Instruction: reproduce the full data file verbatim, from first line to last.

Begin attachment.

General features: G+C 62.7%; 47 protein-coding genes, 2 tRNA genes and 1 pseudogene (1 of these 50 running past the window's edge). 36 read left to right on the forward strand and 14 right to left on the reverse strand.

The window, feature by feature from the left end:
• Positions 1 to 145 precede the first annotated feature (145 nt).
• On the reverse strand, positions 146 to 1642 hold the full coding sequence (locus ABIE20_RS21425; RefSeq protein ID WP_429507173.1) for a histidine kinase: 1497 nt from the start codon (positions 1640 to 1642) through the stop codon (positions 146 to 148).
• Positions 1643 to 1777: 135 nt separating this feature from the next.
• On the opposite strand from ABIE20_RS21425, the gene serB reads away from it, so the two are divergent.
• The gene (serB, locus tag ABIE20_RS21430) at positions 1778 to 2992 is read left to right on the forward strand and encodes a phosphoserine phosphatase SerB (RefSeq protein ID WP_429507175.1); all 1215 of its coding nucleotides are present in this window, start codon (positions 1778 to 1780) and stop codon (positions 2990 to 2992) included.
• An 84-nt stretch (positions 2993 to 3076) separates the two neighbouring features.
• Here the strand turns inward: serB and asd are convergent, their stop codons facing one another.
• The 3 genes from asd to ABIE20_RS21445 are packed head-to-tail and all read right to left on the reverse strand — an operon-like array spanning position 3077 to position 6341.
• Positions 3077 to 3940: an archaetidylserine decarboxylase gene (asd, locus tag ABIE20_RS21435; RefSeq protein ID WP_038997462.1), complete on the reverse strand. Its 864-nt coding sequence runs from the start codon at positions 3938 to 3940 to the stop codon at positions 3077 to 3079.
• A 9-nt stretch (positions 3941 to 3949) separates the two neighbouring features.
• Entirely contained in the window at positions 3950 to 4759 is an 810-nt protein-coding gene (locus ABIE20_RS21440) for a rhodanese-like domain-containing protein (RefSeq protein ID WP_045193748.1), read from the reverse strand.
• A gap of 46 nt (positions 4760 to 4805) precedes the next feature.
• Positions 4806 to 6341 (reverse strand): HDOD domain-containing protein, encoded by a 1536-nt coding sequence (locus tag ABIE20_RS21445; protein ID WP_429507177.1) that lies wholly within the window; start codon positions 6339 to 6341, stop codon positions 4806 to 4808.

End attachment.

General features: G+C 62.7%; 47 protein-coding genes, 2 tRNA genes and 1 pseudogene (1 of these 50 running past the window's edge). 36 read left to right on the forward strand and 14 right to left on the reverse strand.

The window, feature by feature from the left end:
• Positions 1 to 145 precede the first annotated feature (145 nt).
• On the reverse strand, positions 146 to 1642 hold the full coding sequence (locus ABIE20_RS21425; RefSeq protein ID WP_429507173.1) for a histidine kinase: 1497 nt from the start codon (positions 1640 to 1642) through the stop codon (positions 146 to 148).
• Positions 1643 to 1777: 135 nt separating this feature from the next.
• On the opposite strand from ABIE20_RS21425, the gene serB reads away from it, so the two are divergent.
• The gene (serB, locus tag ABIE20_RS21430) at positions 1778 to 2992 is read left to right on the forward strand and encodes a phosphoserine phosphatase SerB (RefSeq protein ID WP_429507175.1); all 1215 of its coding nucleotides are present in this window, start codon (positions 1778 to 1780) and stop codon (positions 2990 to 2992) included.
• An 84-nt stretch (positions 2993 to 3076) separates the two neighbouring features.
• Here the strand turns inward: serB and asd are convergent, their stop codons facing one another.
• The 3 genes from asd to ABIE20_RS21445 are packed head-to-tail and all read right to left on the reverse strand — an operon-like array spanning position 3077 to position 6341.
• Positions 3077 to 3940: an archaetidylserine decarboxylase gene (asd, locus tag ABIE20_RS21435; RefSeq protein ID WP_038997462.1), complete on the reverse strand. Its 864-nt coding sequence runs from the start codon at positions 3938 to 3940 to the stop codon at positions 3077 to 3079.
• A 9-nt stretch (positions 3941 to 3949) separates the two neighbouring features.
• Entirely contained in the window at positions 3950 to 4759 is an 810-nt protein-coding gene (locus ABIE20_RS21440) for a rhodanese-like domain-containing protein (RefSeq protein ID WP_045193748.1), read from the reverse strand.
• A gap of 46 nt (positions 4760 to 4805) precedes the next feature.
• Positions 4806 to 6341 (reverse strand): HDOD domain-containing protein, encoded by a 1536-nt coding sequence (locus tag ABIE20_RS21445; protein ID WP_429507177.1) that lies wholly within the window; start codon positions 6339 to 6341, stop codon positions 4806 to 4808.